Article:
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Shelf Reflection is our series where we explore the bookshelves and reading habits of some of our favourite authors. In this latest instalment, award-winning author Siang Lu talks to us about Paradise Lost, being silly on Bookstagram and his new novel, Ghost Cities.

Images: Supplied.

Your new book, Ghost Cities, features an uninhabited metropolis. Where did the inspiration for this story come from?

I used to see the ghost cities of China reported in the Western news and I was utterly absorbed in the images of empty streets and apartment complexes with no one to live in them. To me, they seemed like modern ruins, completely novel in their newness. And the longer these ghost cities remained empty over the years, the more my mind desired to fill them with stories from my own imagination.

Which writers or books influenced the writing of this book the most?

Off the top of my head, Michael Chabon, David Mitchell, Jorge Luis Borges and especially John Milton’s Paradise Lost. But before I explain, I have to backtrack a little. My partner and I were on a trip to China. Our itinerary was tight, and we weren’t able to make it out to one of the ghost cities, as I’d hoped. So we did the next best thing and hired a driver to take us to an abandoned theme park on the outskirts of Beijing. Our driver waited while we explored the ruins. We spotted a handful of travellers like us—Westerners—who must’ve heard rumours of the place as well. On the journey back, our driver admitted that, while waiting, she’d taken a moment to wander around too. She marvelled at how it was that we knew about this place when she—a local—didn’t.

I was utterly absorbed in the images of empty streets and apartment complexes.

But back to Milton: I’d been reading Paradise Lost in various airports and the skies above China, not thinking that the book might be in any way connected to the landscape. Yet there was this odd passage that tripped me up. It’s where the Tempter takes Christ to the highest mountain and surveys all the visible kingdoms. Milton name-checks all the nations but errs (or does he?) in describing China twice: once as Cathay, and some lines later, Paquin (Beijing) of Sinaean Kings. To me, this was the secret genesis of Ghost Cities. What if Milton had actually been correct, somehow? What if there were two Chinas? A real China, and a China of the imagination? What might this second China be like? And who might be qualified (or uniquely unqualified, as in my case) to tell its story?

Left: Abandoned theme park, China. Image: Supplied. Right: Paradise Lost (1667). Image: Penguin Books Australia.

What are you currently reading?

Cadance Bell’s Audible Original title, Letters to Our Robot Son. It’s a bonkers feat of imagination. An amnesiac robot, Arto, becomes best friends with a kitten and explores the post-apocalyptic landscape of Earth.

Cadance and I came to know each other through this thing I do online called #SillyBookstagram, in which I (lovingly) deface the covers and titles of my author friends’ books. Cadance had asked me to do one for Letters to Our Robot Son in the funniest way possible, by first defacing the cover for Ghost Cities. Touché! We’ve been firm friends ever since.

#SillyBookstagram post. Image: @sianglu_author.

What kind of reader are you?

One of the joys of #SillyBookstagram—besides being a great excuse to make new author friends—is that it’s turned me into a curious and enthusiastic reader of all genres: crime, romance, memoir, sci-fi, fantasy. I’m here for all of it.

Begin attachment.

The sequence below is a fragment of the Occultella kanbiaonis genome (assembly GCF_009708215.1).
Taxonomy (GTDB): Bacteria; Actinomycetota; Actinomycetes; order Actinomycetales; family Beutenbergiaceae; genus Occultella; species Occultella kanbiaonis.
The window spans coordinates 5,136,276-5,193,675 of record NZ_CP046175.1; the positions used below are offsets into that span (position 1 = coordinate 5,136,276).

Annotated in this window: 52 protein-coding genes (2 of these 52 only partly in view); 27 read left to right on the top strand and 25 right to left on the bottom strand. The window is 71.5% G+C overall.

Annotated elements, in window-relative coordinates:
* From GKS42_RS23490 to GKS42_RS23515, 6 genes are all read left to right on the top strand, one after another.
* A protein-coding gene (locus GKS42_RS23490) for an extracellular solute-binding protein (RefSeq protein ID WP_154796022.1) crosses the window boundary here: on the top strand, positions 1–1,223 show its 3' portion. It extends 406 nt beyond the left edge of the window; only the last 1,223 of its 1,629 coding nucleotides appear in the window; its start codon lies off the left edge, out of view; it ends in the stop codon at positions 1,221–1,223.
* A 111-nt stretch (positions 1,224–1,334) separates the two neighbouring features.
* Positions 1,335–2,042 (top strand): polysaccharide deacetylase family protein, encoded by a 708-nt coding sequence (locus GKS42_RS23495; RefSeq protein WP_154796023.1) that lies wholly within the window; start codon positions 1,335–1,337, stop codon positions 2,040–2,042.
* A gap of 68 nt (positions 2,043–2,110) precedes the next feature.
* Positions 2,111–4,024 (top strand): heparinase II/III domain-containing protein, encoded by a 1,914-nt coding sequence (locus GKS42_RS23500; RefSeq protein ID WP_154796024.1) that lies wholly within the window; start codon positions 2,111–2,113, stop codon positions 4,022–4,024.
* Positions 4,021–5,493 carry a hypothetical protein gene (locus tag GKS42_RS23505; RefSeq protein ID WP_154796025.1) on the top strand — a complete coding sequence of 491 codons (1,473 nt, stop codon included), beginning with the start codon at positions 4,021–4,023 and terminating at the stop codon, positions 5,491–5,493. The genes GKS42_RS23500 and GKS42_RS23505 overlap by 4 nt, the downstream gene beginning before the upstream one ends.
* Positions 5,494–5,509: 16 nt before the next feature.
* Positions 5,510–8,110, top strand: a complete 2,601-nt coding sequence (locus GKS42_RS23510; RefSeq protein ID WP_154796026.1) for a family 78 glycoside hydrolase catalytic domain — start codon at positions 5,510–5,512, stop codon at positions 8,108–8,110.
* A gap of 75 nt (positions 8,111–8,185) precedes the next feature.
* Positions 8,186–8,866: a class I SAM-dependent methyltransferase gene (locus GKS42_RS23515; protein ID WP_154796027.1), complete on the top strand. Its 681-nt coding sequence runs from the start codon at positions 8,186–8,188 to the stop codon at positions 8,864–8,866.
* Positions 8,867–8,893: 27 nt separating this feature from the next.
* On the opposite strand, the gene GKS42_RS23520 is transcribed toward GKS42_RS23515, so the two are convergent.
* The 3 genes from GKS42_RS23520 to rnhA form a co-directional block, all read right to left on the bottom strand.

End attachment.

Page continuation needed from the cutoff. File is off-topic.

I (lovingly) deface the covers and titles of my author friends’ books.

There are so many great books to catch up on, any author will tell you the pressure of the TBR is real. But I’ve been encouraging folks to PTR instead (Pretend to Read). Oh, you’d be shocked at how quickly you can speed through books when you move them from the TBR pile to the PTR pile. Thanks to this method, I’ve now read all the works of Tolstoyevsky. That’s his name, right? I like his sci-fi stuff the best.

What does your book collection look like?

I can’t pretend I’m aesthetic lest I annoy the aesthetes. And I’m definitely not alphabetical. I like to place books next to the book neighbours with whom they might get along. Barry Divola’s Driving Stevie Fracasso—a New York road trip story—next to Rachel Coad’s New York City Glow. Chris Flynn’s excellent short story collection Here Be Leviathans next to Laura Jean McKay’s Gunflower.

Siang Lu’s book spinner. Image: Supplied.

What books are you constantly recommending other people read?

All the above authors are fantastic. I will also never not be recommending the works of Hayley Scrivenor and Kate Mildenhall, two of the most generous authors in the industry and geniuses with plots and characters and creators of such sentence-by-sentence beauty. To the slow handful of book buyers in Australia who haven’t gotten their hands on Dirt Town and The Hummingbird Effect yet, stop reading this article now and go buy them.

If you had to pick one book to live in for the rest of your life, which would it be?

Courtesy of #SillyBookstagram, I already live inside lots of books. Or on their covers, at least. I’d pick the fantastical world of Grace Chan’s Every Version of You Every Version of Lu, or else Kate Langbroek’s memoir Ciao Bella / Siang Bella, which is set in scenic Bologna, Italy—and is apparently about me for some completely unknown reason. I’ve got no idea why they wrote books like these, but I suppose I’m weirdly flattered. Great books. Five stars. Highly recommend.

What’s next for you?

I’ll be launching Ghost Cities in Brisbane at Avid Reader (Friday 3 May) and in Sydney at Better Read Than Dead (Monday 5 May). I’ll also be at various festivals this year, including Kyogle Readers and Writers Festival and Melbourne Writers Festival in May, Brisbane Writers Festival in June, and more. Come and say hello!

Ghost Cities is out now via UQP.